Crop Nutrition

Generic selectors
Exact matches only
Search in title
Search in content
Search in posts
Search in pages


Get better precision with grain tests

Grain nutrient testing is a quick and easy way to see what nutrients are leaving the farm with the grain. Incitec Pivot trials at the Darling Downs, western Downs and in northern New South Wales have looked at sorghum grain test results from the last three years of summer crops. Nutrient removal rates varied widely:

  • Nitrogen removal was up to double the assumed 18 kgN/tonne grain.
  • Phosphorus removal was both higher and lower than the published average of 3.4 kgP/tonne grain.
  • Potassium removal was 6–10 kgK/t, higher than the published average of 3.3 kgK/t.

Table 1. Grain nutrient test results in sorghum

Trial data Published data
2017-18 2016-17 2015-16 Average removal* Range
N (kg/t) 36.6 18.6 23.2 18.0 9 – 26
P (kg/t) 4.0 5.6 2.9 3.4 1.4 – 4.0
K (kg/t) 10.3 6.0 7.3 3.3 2.6 – 4.1
S (kg/t) 2.1 2.2 2.0 2.4 0.9 – 3.2
Zn (g/t) 53.0 49.5 47.0 Up to 72 13 – 24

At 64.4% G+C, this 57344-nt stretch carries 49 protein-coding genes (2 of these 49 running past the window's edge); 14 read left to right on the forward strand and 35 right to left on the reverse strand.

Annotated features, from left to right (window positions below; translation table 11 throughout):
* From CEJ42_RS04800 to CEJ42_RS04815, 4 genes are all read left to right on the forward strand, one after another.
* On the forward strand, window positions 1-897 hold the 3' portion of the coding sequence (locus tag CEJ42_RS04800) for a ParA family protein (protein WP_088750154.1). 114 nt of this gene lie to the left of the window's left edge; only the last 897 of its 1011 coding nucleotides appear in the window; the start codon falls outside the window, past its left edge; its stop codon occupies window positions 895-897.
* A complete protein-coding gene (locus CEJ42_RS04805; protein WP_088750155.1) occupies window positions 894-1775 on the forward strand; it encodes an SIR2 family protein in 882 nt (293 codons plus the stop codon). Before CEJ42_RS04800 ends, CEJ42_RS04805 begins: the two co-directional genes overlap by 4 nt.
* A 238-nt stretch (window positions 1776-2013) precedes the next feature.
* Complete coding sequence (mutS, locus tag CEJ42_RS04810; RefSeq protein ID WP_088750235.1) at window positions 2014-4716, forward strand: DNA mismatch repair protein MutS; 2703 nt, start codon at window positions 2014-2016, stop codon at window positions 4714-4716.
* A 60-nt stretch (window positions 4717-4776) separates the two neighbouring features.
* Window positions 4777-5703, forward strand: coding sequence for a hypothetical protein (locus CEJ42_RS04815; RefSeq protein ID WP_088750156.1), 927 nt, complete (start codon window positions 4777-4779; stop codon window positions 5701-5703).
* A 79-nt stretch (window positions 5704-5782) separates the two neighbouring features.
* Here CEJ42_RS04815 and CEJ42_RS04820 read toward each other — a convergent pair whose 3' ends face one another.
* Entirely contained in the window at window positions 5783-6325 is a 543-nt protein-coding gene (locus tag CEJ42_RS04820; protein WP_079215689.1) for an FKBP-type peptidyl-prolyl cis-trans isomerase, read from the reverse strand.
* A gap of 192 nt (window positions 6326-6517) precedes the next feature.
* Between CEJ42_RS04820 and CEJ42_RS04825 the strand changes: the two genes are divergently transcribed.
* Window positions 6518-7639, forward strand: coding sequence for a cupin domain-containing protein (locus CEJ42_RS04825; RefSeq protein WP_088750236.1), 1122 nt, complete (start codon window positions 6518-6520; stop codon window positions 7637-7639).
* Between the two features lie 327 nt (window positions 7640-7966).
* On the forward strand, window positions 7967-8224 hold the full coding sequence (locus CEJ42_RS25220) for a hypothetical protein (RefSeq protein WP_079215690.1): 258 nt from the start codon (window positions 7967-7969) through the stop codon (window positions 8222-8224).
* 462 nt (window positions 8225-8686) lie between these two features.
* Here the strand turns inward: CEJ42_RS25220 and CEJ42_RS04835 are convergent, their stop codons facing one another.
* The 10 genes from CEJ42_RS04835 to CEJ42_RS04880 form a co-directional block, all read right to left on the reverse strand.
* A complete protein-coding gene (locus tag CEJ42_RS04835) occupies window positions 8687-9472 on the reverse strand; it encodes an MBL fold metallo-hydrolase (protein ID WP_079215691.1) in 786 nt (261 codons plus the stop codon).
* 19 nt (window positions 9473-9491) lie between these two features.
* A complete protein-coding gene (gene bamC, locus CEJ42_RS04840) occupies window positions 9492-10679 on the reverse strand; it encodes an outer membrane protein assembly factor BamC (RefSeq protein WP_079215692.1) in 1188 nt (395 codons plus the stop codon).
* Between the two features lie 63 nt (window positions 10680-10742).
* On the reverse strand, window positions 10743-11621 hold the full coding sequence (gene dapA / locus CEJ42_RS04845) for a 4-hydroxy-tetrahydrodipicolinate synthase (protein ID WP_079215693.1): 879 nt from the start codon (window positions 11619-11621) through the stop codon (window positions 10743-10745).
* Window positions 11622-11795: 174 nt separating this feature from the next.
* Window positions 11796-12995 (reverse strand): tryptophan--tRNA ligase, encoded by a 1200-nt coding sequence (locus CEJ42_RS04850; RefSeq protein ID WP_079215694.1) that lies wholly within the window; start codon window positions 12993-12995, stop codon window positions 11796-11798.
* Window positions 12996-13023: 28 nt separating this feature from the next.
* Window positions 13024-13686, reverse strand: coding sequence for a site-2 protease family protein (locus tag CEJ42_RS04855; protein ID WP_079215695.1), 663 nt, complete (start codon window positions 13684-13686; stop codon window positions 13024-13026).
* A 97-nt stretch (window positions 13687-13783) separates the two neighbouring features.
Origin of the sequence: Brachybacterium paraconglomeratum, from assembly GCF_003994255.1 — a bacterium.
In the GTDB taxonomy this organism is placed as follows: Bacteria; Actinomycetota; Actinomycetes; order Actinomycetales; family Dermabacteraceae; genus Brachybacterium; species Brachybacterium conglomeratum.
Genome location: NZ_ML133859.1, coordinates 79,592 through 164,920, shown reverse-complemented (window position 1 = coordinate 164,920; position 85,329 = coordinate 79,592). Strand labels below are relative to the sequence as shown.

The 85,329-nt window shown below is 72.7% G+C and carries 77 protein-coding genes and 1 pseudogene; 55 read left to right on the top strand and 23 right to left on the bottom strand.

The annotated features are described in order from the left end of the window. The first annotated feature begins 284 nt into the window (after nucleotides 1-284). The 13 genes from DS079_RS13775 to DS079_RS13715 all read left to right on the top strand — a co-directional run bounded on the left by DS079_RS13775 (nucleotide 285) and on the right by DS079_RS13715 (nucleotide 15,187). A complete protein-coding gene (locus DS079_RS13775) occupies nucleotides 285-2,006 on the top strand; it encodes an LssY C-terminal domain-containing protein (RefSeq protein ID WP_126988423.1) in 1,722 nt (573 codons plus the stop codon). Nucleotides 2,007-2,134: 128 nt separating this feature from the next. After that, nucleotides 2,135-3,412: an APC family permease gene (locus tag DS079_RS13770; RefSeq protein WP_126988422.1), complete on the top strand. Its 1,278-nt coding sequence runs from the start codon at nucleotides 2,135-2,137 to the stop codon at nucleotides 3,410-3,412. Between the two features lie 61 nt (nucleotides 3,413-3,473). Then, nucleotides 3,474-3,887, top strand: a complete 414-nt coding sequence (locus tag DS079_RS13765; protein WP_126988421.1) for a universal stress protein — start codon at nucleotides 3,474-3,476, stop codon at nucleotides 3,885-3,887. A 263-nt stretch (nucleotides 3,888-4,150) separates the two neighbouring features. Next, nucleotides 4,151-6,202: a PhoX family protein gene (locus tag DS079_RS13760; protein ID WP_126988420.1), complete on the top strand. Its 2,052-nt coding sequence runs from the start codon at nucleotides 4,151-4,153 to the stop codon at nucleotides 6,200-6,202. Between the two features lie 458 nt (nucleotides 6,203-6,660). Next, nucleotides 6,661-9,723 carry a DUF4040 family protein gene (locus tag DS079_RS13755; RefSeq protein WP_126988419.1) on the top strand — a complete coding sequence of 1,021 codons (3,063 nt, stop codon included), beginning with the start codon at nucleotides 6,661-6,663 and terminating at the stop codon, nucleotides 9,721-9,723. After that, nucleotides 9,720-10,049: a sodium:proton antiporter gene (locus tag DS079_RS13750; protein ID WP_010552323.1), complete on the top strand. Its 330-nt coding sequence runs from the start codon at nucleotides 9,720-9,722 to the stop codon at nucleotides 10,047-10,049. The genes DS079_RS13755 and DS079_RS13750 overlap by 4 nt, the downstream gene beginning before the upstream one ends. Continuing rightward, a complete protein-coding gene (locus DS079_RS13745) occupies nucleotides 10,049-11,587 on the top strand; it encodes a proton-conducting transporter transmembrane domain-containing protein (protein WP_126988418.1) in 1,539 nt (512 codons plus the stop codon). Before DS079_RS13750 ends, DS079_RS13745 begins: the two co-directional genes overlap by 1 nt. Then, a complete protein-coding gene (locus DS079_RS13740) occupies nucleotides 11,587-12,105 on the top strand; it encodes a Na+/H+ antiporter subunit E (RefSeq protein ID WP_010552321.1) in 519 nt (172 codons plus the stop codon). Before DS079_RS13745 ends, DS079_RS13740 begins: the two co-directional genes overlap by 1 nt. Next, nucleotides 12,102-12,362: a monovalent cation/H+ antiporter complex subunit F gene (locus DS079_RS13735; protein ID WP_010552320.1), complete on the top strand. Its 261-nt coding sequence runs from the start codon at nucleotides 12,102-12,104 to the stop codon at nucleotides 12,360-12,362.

Mean grain yield (t/ha) 4.56 7.52 3.15

Source: Data from Incitec Pivot Fertilisers’ trial sites. Grain tests conducted by Nutrient Advantage laboratory.

* Sourced from Pacific Seeds Nutrition Booklets (2015), More Profit from Crop Nutrition (2015), Australian Soil Fertility Manual (2000), Incitec Pivot Fertilisers’ data (unpublished).

+ Red emphasis added for removal rates higher than published data range.

Other reasons to test grain

Grain testing can also:

  • be used (total N %) to estimate N removal where grain protein is not known
  • show if that crop had a hidden hunger that may have limited yield
  • document the degree of deficiency (if relevant)
  • confirm its suitability to use as seed.

How to test grain

Collect about half a kilo of harvested grain from the back of the header, truck or silo. Send the sample to an accredited laboratory for analysis.

Combine grain test results with yield results to calculate actual nutrient export amounts by crop species, paddock or hybrid/variety. This provides a useful base to plan fertiliser rates for the next crop.

Grain testing doesn’t replace the need for soil testing. The BFCD database can assist with fertiliser application rates.

 More

Save the best grain for seed – know your zinc levels

Grain analysis for nutrient strategy

Select the best when saving seed for next years crops

How to protect your grain – prevent contamination

Review this article
Feedback
Share this:
Your feedback has been submitted

Leave a comment

Article Feedback